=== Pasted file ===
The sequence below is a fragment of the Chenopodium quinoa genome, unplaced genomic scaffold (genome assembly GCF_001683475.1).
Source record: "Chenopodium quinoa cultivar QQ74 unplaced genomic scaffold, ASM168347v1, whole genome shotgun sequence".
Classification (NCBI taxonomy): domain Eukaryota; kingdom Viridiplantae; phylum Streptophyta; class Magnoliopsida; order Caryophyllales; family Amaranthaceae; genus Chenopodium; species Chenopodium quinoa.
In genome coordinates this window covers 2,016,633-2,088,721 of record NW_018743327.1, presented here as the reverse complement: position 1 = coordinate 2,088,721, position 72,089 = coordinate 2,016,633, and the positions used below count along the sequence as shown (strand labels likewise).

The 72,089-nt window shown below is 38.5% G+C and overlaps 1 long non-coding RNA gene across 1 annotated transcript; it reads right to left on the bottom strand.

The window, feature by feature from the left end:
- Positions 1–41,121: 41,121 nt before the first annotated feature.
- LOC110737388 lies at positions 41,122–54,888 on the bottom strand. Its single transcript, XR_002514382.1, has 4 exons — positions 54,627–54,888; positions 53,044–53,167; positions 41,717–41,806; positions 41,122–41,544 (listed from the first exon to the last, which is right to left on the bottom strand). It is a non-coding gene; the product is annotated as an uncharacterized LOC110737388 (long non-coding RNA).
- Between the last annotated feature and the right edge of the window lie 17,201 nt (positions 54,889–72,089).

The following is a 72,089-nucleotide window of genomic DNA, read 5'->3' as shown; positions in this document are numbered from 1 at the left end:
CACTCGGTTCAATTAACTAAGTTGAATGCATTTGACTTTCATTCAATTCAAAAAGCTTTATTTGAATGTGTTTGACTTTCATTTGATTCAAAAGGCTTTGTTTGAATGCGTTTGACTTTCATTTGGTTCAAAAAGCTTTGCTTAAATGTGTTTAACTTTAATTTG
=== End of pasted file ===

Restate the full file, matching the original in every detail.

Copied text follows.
The sequence below is a fragment of the Chenopodium quinoa genome, unplaced genomic scaffold (genome assembly GCF_001683475.1).
Source record: "Chenopodium quinoa cultivar QQ74 unplaced genomic scaffold, ASM168347v1, whole genome shotgun sequence".
Classification (NCBI taxonomy): domain Eukaryota; kingdom Viridiplantae; phylum Streptophyta; class Magnoliopsida; order Caryophyllales; family Amaranthaceae; genus Chenopodium; species Chenopodium quinoa.
In genome coordinates this window covers 2,016,633-2,088,721 of record NW_018743327.1, presented here as the reverse complement: position 1 = coordinate 2,088,721, position 72,089 = coordinate 2,016,633, and the positions used below count along the sequence as shown (strand labels likewise).

The 72,089-nt window shown below is 38.5% G+C and overlaps 1 long non-coding RNA gene across 1 annotated transcript; it reads right to left on the bottom strand.

The window, feature by feature from the left end:
- Positions 1–41,121: 41,121 nt before the first annotated feature.
- LOC110737388 lies at positions 41,122–54,888 on the bottom strand. Its single transcript, XR_002514382.1, has 4 exons — positions 54,627–54,888; positions 53,044–53,167; positions 41,717–41,806; positions 41,122–41,544 (listed from the first exon to the last, which is right to left on the bottom strand). It is a non-coding gene; the product is annotated as an uncharacterized LOC110737388 (long non-coding RNA).
- Between the last annotated feature and the right edge of the window lie 17,201 nt (positions 54,889–72,089).

The following is a 72,089-nucleotide window of genomic DNA, read 5'->3' as shown; positions in this document are numbered from 1 at the left end:
CACTCGGTTCAATTAACTAAGTTGAATGCATTTGACTTTCATTCAATTCAAAAAGCTTTATTTGAATGTGTTTGACTTTCATTTGATTCAAAAGGCTTTGTTTGAATGCGTTTGACTTTCATTTGGTTCAAAAAGCTTTGCTTAAATGTGTTTAACTTTAATTTG